Versicoli (quasi) ecologici

Giorgio Caproni

Non uccidete il mare,
la libellula, il vento.
Non soffocate il lamento
(il canto!) del lamantino.
Il galagone, il pino:
anche di questo è fatto
l’uomo. E chi per profitto vile
fulmina un pesce, un fiume,
non fatelo cavaliere
del lavoro. L’amore
finisce dove finisce l’erba
e l’acqua muore. Dove
sparendo la foresta
e l’aria verde, chi resta
sospira nel sempre più vasto
paese guasto: Come
potrebbe tornare a essere bella,
scomparso l’uomo, la terra.

(Almost) ecological versicoli

Giorgio Caproni

Don’t kill the sea,
the dragonfly, the wind.
Don’t suffocate the lament
(the chant!) of the manatee.
The bush-baby, the pine tree:
of this too is made
man. And don’t make those who for vile
profit electrocute a fish, a river,
knights of the order of merit
for labour. Love
ends where the grass ends
and the water dies. Where
the forests and green air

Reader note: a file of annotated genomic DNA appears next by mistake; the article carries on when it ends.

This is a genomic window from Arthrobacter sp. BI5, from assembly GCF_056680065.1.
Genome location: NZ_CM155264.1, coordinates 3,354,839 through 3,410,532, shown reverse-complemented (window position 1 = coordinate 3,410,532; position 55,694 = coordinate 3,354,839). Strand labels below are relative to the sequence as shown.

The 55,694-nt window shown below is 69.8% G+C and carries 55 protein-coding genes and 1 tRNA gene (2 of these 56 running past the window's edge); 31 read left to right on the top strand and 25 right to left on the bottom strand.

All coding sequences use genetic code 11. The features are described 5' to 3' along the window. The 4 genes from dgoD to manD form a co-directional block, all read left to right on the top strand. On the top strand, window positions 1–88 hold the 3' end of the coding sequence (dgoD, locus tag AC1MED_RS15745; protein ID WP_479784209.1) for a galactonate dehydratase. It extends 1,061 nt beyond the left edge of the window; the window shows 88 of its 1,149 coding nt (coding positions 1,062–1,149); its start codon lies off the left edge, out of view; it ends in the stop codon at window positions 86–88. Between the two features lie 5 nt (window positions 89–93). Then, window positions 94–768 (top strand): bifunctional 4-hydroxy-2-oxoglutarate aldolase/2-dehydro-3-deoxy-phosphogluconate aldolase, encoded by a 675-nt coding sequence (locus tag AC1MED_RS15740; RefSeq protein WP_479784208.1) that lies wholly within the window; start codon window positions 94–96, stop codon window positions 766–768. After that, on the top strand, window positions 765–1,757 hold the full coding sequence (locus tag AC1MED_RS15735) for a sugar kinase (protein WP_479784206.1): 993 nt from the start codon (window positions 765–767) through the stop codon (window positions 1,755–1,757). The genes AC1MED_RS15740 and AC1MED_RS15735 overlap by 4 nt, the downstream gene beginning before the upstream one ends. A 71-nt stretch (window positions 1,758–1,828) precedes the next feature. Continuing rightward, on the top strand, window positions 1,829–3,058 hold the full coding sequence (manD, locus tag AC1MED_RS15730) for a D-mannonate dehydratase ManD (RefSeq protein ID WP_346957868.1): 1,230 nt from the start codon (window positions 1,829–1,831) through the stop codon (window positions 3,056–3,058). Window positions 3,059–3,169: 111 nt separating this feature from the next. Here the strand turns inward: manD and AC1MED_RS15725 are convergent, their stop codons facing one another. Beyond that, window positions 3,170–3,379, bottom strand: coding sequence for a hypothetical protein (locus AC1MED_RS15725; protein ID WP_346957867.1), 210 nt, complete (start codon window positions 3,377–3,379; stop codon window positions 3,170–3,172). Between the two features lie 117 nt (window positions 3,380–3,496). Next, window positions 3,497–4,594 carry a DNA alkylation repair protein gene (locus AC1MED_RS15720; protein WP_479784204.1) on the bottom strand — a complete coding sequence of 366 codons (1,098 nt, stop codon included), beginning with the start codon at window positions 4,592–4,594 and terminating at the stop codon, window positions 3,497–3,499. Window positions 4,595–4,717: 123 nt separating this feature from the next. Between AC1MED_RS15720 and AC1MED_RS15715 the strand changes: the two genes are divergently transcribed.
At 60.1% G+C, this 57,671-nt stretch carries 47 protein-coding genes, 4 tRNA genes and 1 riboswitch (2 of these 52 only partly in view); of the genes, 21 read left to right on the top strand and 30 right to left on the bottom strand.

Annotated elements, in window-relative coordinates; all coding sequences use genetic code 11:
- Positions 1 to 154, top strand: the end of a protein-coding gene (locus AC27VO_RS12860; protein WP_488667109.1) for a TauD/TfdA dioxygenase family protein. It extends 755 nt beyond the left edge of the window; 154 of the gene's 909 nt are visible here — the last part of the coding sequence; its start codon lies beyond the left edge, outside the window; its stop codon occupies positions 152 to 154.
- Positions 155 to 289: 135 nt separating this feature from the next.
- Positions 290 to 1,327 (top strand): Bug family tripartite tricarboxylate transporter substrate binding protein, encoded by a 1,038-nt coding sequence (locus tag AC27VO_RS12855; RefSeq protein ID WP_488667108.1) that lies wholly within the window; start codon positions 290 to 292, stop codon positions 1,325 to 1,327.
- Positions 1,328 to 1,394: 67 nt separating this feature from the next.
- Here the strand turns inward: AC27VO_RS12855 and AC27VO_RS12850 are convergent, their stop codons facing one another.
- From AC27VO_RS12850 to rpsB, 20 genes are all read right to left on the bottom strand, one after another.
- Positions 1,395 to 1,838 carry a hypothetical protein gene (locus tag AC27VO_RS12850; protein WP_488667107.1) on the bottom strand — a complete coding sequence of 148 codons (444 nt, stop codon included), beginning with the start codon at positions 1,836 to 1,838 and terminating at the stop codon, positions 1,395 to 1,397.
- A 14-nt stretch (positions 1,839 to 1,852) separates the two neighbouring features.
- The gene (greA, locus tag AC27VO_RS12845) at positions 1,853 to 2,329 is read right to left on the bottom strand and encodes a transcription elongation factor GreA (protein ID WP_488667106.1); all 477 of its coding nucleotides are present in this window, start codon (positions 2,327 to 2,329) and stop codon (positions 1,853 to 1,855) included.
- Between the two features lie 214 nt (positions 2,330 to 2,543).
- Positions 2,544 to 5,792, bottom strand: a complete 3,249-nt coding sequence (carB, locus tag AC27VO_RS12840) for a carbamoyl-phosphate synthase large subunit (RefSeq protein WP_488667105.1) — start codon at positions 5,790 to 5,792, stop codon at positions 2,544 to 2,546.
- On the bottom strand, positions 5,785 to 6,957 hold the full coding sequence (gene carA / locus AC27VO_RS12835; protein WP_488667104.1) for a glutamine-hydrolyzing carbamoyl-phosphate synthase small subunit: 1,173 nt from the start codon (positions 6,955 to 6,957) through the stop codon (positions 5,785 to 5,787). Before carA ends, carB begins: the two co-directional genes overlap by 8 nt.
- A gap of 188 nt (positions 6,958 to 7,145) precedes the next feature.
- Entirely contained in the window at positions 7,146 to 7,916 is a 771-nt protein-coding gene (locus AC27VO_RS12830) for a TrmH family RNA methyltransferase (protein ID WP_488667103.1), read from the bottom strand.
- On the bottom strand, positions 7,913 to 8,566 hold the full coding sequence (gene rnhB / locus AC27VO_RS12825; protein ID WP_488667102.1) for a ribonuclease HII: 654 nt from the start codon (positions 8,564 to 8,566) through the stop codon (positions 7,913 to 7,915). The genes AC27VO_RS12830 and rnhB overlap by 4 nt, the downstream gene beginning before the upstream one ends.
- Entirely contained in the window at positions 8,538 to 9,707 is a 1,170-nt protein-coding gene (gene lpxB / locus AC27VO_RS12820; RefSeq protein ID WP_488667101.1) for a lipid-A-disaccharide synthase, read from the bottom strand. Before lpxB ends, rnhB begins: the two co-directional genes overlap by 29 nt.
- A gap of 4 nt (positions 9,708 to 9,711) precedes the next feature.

disappear, those who remain
heave a sigh in the ever more vast
land of waste: How
could it be beautiful again,
the land, with the absence of man.

Translation ©Matilda Colarossi 2019

The poem can be found in Res amissa, [Lost thing} in the collection L’opera in versi, edited by Luca Zuliani, Mondadori – I Meridiani, Milano 1998

Ungaretti coined the term “versicoli” to mean poetic verse should be without embellishment, freed from totally useless rhetorical structures if it meant to reflect and underline the pain of living, if it intended to make it more vivid. Thus, “versicoli”, poetry that was stripped of decorative elements.
This work is licensed under a Creative Commons Attribution-NonCommercial-NoDerivatives 4.0 International License.

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